But fishing here isn’t all about the imports—the indigenous crowd is more than worth the trip, too. This is the birthplace of some of the largest freshwater fish in the world. Look out for the world's largest freshwater fishing, the Giant Mekong Catfish (which has been known to exceed 350kg/750lbs), Snakehead, Giant Siamese Carp, and Giant Freshwater Stingray. You got it—this is a country for heavy tackle and nerves of steel. And that’s before you even head out into the ocean.
Where to fish
One of the most popular Thai fishing parks is Exotic Fishing Thailand
. Based under two hours away from Phuket in Phang Nga, this well-equipped resort has everything you need for a fishing holiday like no other. Surrounded by mountains and rich jungles, its lake is stocked with over 66 species, with new fish always on the waiting list. The main attraction here is its giant Arapaima, weighing up to 150kg (330lbs). This is joined by Giant Mekong Catfish over 120kg (265lbs and still growing), hefty Giant Siamese Carp, Amazon Redtail Catfish, and a whole lot more. The on-site restaurant provides excellent Thai and Western food, and accommodations are available.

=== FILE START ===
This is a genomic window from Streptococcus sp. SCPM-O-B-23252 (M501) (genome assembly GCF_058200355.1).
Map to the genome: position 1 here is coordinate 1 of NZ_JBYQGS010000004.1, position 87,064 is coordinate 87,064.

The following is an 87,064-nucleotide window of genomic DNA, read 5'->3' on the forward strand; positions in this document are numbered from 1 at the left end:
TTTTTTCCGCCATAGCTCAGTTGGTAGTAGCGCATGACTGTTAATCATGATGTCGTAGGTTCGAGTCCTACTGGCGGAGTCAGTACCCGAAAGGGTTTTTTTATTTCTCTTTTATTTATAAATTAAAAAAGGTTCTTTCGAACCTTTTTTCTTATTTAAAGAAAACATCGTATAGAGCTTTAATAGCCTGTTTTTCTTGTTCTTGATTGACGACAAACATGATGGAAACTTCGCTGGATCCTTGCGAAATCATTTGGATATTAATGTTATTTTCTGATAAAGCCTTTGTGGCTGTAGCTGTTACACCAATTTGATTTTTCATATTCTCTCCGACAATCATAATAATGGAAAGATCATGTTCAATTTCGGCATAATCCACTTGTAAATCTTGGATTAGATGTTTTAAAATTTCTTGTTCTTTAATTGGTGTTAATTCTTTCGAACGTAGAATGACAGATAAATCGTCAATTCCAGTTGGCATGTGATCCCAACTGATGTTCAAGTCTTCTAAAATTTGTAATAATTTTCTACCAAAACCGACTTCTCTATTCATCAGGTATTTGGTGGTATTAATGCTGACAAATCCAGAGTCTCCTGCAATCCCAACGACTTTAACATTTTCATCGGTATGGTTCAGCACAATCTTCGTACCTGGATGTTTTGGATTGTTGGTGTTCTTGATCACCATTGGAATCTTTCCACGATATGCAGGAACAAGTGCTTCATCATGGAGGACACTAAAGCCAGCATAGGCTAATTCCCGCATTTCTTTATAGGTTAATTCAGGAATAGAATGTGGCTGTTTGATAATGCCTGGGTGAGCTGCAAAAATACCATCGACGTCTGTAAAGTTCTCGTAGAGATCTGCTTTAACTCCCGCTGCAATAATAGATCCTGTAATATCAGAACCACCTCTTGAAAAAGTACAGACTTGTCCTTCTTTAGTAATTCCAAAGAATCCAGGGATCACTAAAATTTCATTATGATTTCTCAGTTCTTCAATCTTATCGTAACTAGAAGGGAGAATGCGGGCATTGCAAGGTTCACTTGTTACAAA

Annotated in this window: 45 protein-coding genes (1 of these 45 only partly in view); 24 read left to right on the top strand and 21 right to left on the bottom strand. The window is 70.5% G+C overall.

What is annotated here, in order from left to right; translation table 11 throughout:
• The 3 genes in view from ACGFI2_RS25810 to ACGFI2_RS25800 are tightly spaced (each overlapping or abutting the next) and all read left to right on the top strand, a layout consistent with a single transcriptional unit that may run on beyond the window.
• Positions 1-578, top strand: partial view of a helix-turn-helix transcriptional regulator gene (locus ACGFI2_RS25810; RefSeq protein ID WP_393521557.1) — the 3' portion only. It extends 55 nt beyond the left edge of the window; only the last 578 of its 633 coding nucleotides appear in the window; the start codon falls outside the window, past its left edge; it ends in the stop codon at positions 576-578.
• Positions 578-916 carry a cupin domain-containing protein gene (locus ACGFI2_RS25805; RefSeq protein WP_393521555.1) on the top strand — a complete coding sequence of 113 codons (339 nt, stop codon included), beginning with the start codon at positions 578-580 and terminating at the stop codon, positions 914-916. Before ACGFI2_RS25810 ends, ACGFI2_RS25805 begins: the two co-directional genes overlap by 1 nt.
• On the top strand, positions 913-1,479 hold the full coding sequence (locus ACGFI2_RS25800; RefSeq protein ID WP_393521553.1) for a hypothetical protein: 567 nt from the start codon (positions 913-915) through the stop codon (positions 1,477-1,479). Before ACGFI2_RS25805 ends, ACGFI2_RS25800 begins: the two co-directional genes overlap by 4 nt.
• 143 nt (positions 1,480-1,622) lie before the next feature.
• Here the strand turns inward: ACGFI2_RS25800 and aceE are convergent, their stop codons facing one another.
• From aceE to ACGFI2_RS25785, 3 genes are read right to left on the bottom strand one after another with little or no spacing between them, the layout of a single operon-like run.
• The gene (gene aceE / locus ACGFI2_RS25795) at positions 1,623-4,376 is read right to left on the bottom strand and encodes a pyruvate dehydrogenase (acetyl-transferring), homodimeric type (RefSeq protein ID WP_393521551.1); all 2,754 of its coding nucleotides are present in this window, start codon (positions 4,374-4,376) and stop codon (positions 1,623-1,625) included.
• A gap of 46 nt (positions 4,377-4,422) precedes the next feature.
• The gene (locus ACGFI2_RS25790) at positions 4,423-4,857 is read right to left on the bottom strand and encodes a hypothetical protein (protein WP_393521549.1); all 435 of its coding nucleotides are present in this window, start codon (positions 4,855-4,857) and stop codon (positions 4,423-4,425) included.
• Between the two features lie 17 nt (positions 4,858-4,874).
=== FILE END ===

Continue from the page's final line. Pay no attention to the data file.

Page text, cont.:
But you can get some excellent fishing in close to Thailand’s capital, too. IT Monster Lake
is just two hours’ drive from Bangkok and is about as good as it gets when it comes to predator fishing. This is one of the best places in the word to catch big Amazon Redtail Catfish, which can reach sizes of over 40kg (88lbs).
If you’re more a “Trout on the fly” kind of angler, don’t despair: Thailand has something for you, too. You may need to go a little more out of your comfort zone for this, though. Our advice is to go to the area around Khao Sok National Park, where you will be in with a chance of catching wild Mahseer—Thailand’s Trout alternative. This agile fish is spooky and will hit a lure with all the enthusiasm as any wild Brown Trout back home.